‘Read this bril­liant book... and weep’

Painful mem­oir of a child­hood in care raises so many ques­tions

The Herald - Arts - - BOOKS - Al­lan Jenk­ins HarperCollins, £14.99 Re­view by Cate Devine

AL­LAN Jenk­ins be­lieves in mir­a­cles. “I think I al­most am one,” he writes. Given the con­tent of this painful mem­oir, it’s hard to dis­agree. It starts out as an homage to Dud­ley Drab­ble, the foster fa­ther who, with his wife Lil­ian, res­cued Jenk­ins and his older brother Christo­pher from a “feral” chil­dren’s home in Ply­mouth when they were five and six years old in the 1950s, and gave the au­thor – the ed­i­tor of Ob­server Food Monthly – his life­long love of gar­den­ing.

In­deed Plot 29, his beloved north Lon­don al­lot­ment, is “sat­u­rated in emo­tional mem­o­ries”. It’s where he now nur­tures help­less young plants from seed, as when he was small and needed some­one to care for him; he sows so­lace along with sor­rel.

The story quickly evolves, how­ever, into some­thing al­to­gether more vis­ceral as the au­thor searches for what hap­pened to him and his brother in the first (and later) years of their lives.

Heart­break and guilt are hinted at early as he men­tions how he tried – and feels he failed – to guard Christo­pher, “the bro­ken, the un­touch­able unlov­able, the one no­body wanted”, from preda­tors.

Prompted by his brother’s re­cent death “from a can­cer-caus­ing trauma etched too deep for me to reach”, the adult jour­nal­ist uses a Free­dom of In­for­ma­tion re­quest to get his care records from Barnardo’s and when he gets them it’s a case of ‘be care­ful what you wish for’. But he needs to know, driven by an in­her­ent long­ing for “a face that could be con­nected to me”.

This is a boy who, put up for adop­tion at four weeks old and handed to Barnardo’s at three months, had three dif­fer­ent Chris­tian names and an ex­haust­ing tally of sur­names.

His un­mar­ried mother would now be de­scribed as hav­ing a “chaotic” life­style, but in the par­lance of 1950s care re­ports was said to be “of weak char­ac­ter and morals”.

She had sev­eral chil­dren by dif­fer­ent fa­thers yet only Al­lan and Christo­pher were given away. De­scribed in care re­ports as ex­tremely close, they were con­tin­u­ally sep­a­rated by the author­i­ties be­fore be­ing re­united by the Drab­bles – at least for a while.

Writ­ten over one year in a di­rect style that sug­gests sup­pressed anger, the melan­choly that mists this mem­oir is some­times hard to en­dure.

Sor­row per­me­ates the pages as thor­oughly as his favoured bio­dy­namic mix soaks the soil. De­scrib­ing each month’s gar­den­ing ac­tiv­ity, of­ten in such metic­u­lous de­tail as to sug­gest ob­ses­sion, he seems to lean on his al­lot­ment like a crutch as he learns the truth about his past.

It’s at Plot 29 that flash-back mem­o­ries start to come; where he has time to re­flect on each fresh bomb­shell.

There is ev­i­dence of ne­glect, cru­elty and vi­o­lence which point to ab­ject failures in the child wel­fare sys­tem of the 1950s and 60s.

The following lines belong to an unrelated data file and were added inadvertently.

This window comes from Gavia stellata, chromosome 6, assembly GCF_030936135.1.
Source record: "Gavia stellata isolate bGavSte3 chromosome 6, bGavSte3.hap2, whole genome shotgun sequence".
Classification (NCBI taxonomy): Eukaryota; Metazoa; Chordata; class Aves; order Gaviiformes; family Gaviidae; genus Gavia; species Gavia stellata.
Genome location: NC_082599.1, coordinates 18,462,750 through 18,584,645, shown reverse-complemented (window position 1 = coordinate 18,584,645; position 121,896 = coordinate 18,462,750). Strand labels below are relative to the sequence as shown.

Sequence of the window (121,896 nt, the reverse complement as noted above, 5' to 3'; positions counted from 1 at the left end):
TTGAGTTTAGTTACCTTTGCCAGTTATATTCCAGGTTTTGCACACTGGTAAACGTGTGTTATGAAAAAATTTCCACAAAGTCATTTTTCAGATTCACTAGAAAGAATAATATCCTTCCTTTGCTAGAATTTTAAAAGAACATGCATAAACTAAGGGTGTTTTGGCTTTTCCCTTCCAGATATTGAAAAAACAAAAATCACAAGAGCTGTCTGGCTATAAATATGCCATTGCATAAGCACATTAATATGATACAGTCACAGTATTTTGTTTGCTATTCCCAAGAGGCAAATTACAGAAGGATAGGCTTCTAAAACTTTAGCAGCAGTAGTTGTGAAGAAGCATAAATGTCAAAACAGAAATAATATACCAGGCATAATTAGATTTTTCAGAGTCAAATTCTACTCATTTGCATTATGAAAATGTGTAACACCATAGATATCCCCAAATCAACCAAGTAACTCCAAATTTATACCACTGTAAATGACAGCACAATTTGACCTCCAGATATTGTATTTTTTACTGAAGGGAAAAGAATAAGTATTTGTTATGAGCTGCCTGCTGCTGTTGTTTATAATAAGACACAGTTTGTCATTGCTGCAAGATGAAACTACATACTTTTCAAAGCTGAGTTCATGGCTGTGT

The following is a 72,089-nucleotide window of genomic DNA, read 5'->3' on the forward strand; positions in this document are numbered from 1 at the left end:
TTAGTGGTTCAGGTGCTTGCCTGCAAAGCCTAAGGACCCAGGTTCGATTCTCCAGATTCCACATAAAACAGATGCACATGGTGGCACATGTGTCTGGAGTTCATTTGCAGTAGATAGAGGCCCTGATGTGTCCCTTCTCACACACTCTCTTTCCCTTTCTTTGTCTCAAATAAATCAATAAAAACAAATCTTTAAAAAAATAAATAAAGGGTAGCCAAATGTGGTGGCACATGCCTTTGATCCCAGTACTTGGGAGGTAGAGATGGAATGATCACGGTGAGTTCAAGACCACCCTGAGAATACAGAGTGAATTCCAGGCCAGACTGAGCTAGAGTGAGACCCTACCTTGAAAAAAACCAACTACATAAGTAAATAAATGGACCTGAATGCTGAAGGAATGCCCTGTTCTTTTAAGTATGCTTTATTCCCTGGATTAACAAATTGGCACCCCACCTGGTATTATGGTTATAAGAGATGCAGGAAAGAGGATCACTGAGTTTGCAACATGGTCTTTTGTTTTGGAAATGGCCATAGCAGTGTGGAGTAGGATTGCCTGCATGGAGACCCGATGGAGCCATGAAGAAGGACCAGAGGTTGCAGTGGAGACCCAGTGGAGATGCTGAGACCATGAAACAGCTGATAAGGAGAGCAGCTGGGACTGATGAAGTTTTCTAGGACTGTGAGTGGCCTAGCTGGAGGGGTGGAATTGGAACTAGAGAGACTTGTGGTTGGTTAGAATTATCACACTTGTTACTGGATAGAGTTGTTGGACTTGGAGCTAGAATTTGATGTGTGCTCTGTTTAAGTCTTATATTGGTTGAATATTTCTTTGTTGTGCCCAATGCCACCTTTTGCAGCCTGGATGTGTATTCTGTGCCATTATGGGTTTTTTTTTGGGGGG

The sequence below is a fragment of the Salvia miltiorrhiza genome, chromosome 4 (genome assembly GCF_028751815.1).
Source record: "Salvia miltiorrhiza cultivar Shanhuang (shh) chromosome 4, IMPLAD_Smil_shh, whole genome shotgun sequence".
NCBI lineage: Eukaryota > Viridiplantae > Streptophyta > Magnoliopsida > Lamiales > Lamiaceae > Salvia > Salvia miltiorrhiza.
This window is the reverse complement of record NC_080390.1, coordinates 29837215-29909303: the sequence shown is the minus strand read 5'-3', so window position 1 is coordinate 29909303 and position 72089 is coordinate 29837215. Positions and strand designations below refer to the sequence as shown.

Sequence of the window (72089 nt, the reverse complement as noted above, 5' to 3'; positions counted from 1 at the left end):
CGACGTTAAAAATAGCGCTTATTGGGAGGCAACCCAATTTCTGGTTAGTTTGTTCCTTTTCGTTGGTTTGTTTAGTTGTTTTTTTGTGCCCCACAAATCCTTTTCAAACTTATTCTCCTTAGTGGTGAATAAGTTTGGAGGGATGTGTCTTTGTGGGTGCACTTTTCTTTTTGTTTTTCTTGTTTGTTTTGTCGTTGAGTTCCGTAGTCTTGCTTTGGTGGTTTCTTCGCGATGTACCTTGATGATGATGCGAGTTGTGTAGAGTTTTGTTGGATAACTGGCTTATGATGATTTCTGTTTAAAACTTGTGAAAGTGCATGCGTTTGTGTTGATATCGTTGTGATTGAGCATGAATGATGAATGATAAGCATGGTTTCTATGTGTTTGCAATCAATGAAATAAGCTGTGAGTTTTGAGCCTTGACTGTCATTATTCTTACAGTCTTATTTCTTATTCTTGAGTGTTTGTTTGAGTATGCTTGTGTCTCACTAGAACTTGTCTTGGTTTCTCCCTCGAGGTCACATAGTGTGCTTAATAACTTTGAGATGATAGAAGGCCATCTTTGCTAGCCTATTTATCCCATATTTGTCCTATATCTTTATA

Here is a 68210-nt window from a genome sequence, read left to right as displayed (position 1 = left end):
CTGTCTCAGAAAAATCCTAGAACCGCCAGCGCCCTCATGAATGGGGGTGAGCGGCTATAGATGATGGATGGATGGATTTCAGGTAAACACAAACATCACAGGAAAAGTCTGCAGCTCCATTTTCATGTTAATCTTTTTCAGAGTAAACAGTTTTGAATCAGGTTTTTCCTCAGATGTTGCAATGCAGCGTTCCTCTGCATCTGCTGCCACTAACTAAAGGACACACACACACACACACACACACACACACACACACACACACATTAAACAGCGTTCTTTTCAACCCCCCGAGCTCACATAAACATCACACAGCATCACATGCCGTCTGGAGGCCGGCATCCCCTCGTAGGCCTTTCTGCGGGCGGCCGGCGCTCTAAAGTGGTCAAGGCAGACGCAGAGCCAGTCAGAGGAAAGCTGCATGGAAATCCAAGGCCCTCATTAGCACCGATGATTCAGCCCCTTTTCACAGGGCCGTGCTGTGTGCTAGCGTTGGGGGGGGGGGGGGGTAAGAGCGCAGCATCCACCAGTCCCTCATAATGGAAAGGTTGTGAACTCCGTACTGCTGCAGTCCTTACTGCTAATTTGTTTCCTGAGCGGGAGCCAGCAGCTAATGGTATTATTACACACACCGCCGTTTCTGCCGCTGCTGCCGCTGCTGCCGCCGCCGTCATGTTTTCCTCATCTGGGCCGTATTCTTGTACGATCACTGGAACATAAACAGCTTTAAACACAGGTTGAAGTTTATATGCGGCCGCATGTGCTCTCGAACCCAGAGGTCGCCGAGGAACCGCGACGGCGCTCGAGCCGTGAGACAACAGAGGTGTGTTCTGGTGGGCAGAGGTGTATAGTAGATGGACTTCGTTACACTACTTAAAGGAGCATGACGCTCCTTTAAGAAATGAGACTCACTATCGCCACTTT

Why, for ex­am­ple, did Christo­pher need a her­nia op­er­a­tion at age three, and how did he him­self come into con­tact with sca­bies, im­petigo, her­pes, and be­come touched by TB and rick­ets while in care?

Even if he does try to lift the mood, there’s clearly no es­cape from the emo­tional tur­moil all this cre­ates, and the au­thor re­turns to ther­apy.

YET what a com­pelling read. By dint of jux­ta­pos­ing time-scales and lo­ca­tions (Jenk­ins has two – no, three – other gar­dens), he suc­ceeds in tak­ing the reader with him on his jour­ney, even if it can con­fuse and dis­tress.

There’s just one pho­to­graph of the young broth­ers with Lil­ian, pre­sum­ably taken by Dud­ley, when they are newly ar­rived in Devon. The ab­sence of il­lus­tra­tions only adds po­tency to the words.

Ev­ery so of­ten, though, they de­scend into bathos: chef Fer­ran Adrian’s peas at El Bulli, then the world’s best restau­rant, pro­vide a Prous­tian mo­ment and prompt the au­thor, now in his six­ties, to cry at the mem­ory they evoke of pick­ing peas with his new mum, aged six; and read­ing the lyrics of Lon­nie Done­gan’s ver­sion of No­body’s Child, heart­lessly rec­om­mended by his mad­den­ingly eva­sive un­cle dur­ing his search, is sim­ply ex­cru­ci­at­ing.

Re­li­gious lan­guage is scat­tered through­out. He talks of “this cross we carry”, and find­ing “epiphany” at the plot.

He and his si­b­lings are “the cursed brood” of an unlov­ing mother; he imag­ines that the burn­ing of his mother’s hand al­legedly threat­ened by one of her lovers “is what hell would feel like for the damned and the un­re­pen­tant”.

Jenk­ins’ story raises many ques­tions, not least that of whether it’s pos­si­ble to tran­scend one’s past.

After his own agony, is re­demp­tion pos­si­ble?

Read this bril­liant book, and weep.

Gar­dener Al­lan Jenk­ins sows so­lace along with veg­eta­bles in his al­lot­ment Her­ald file pic­ture

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